The number of housing starts in West Bank settlements more than doubled in 2013, according to data released Monday by the Central Bureau of Statistics.
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The figures were released only hours before Prime Minister Benjamin Netanyahu was due to meet with President Barack Obama in Washington. The two have serious differences over Israel's settlement policies.
In its annual roundup of the Israeli housing market, the bureau said work began on 2,534 new housing units in the settlements in 2013, compared to 1,133 in 2012. The period covered coincides roughly with the tenure of Uri Ariel (Habayit Hayehudi) as Housing Minister.
The number of West Bank housing starts in 2013 is a 10-year high. The highest annual number ever was the 5,000 units built in 2000 under the Barak government.
Of the 2013 housing starts, 1,710 were in apartment buildings typical of the larger settlements, like Maale Adumim, Beitar Ilit and Modiin Ilit, while 824 were single units in the smaller settlements.
Sixty-four percent of the starts – 1,161 units – were public housing, a figure that is significantly higher than what is common within the Green Line. It indicates the huge efforts being made by the government to build in the territories. In the north of the country, for example, public housing accounts for only 20 percent of construction, while in the south it accounts for 30 percent.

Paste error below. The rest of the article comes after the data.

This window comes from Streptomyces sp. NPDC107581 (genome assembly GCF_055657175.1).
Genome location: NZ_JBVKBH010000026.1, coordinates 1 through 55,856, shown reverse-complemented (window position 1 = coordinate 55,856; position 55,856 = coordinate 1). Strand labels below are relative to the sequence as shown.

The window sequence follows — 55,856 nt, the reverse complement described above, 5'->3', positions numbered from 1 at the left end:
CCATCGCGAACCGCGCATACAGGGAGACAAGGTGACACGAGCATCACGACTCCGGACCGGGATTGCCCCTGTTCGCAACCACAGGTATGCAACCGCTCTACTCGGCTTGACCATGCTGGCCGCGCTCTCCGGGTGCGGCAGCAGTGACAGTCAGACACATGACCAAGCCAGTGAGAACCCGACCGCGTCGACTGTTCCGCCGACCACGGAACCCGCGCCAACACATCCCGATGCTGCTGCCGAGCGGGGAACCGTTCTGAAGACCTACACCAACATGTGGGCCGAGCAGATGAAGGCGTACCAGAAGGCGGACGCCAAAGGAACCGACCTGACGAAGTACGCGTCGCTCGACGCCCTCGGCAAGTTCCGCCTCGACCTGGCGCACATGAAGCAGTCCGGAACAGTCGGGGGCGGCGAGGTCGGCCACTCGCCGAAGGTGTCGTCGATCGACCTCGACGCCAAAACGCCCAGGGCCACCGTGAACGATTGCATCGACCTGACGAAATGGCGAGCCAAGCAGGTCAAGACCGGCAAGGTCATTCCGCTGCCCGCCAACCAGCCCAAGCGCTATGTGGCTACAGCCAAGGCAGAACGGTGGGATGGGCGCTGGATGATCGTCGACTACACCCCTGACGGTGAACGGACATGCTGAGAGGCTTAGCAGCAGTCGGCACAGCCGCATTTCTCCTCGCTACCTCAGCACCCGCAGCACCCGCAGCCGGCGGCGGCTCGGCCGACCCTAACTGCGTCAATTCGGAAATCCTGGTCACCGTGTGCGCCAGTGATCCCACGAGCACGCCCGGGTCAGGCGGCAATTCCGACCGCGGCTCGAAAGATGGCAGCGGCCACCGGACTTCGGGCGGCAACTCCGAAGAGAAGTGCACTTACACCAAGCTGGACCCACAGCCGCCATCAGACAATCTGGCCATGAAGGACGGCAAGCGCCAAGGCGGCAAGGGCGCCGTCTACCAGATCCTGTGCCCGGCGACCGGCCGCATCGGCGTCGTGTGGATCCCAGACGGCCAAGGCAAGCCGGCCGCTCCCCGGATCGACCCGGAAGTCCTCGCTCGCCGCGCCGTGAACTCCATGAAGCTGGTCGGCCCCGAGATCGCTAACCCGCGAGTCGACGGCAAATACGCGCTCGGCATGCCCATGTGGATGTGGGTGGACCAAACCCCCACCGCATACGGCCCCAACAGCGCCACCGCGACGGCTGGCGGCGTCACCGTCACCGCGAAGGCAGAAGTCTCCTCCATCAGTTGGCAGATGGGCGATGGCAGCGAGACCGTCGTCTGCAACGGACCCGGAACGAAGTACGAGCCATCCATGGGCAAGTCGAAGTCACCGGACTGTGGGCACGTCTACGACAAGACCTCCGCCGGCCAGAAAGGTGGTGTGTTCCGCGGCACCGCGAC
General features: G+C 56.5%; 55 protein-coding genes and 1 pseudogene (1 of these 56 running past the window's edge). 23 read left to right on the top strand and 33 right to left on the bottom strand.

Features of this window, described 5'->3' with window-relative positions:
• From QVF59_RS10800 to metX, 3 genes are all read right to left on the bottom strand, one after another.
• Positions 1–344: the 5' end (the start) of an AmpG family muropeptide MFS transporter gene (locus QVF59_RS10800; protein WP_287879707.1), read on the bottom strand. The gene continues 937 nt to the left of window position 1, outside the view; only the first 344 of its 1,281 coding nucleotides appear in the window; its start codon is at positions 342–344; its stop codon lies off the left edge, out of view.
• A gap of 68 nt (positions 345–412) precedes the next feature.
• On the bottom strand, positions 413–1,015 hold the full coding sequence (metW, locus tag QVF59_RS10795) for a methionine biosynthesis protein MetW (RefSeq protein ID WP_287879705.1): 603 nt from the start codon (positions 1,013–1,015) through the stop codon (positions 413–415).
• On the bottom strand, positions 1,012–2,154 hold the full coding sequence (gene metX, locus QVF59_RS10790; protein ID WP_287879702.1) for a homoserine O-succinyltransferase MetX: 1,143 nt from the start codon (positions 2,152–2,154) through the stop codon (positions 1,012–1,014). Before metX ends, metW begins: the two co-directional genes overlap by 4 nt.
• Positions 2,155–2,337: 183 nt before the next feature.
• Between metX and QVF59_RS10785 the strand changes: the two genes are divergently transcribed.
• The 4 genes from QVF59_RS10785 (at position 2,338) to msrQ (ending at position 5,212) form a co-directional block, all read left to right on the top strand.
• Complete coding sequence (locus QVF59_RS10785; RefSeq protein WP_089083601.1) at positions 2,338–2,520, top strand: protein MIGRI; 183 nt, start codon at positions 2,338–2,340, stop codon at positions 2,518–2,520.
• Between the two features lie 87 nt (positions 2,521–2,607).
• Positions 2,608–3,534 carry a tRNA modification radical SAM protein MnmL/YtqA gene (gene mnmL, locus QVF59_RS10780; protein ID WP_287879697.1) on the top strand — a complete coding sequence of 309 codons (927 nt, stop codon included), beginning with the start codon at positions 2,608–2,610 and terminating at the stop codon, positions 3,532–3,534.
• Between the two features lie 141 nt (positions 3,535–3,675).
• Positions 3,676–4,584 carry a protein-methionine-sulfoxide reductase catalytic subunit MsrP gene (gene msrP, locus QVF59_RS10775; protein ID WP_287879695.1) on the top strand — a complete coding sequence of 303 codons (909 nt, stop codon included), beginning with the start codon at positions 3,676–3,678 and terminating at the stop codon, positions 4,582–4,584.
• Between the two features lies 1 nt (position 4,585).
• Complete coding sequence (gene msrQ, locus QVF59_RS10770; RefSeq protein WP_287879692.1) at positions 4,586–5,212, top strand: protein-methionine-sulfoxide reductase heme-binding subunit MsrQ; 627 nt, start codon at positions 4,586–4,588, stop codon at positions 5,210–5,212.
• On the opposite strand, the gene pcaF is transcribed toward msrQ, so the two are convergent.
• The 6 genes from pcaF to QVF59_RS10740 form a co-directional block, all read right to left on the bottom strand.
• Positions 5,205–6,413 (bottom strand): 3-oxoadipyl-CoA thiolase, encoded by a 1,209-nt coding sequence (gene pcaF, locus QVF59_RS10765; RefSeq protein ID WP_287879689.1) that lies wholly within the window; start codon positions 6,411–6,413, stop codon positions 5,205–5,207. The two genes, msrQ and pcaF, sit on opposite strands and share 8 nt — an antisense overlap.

The bureau's figures refer to approved construction that is undertaken with permits. The significant amount of illegal building in West Bank outposts is not counted.
Accelerated construction is the trend within the Green Line as well. The bureau reported 44,340 housing starts throughout the country in 2013.
The Yesha Council of settlements said the enormous jump in percentage terms stemmed from a government freeze on tenders the previous year. In absolute terms, it said, the West Bank had fewer housing starts than any other region of the country.
Moreover, said council Deputy Director General Yigal Dilmoni, the quantity is still insufficient to meet the needs of the settlements’ population, which is growing “at two and a half times the rate” of the rest of the country.
He urged the government to unfreeze additional tenders, saying this would create more housing near the center of the country, and thereby both ease the housing shortage and lower housing prices.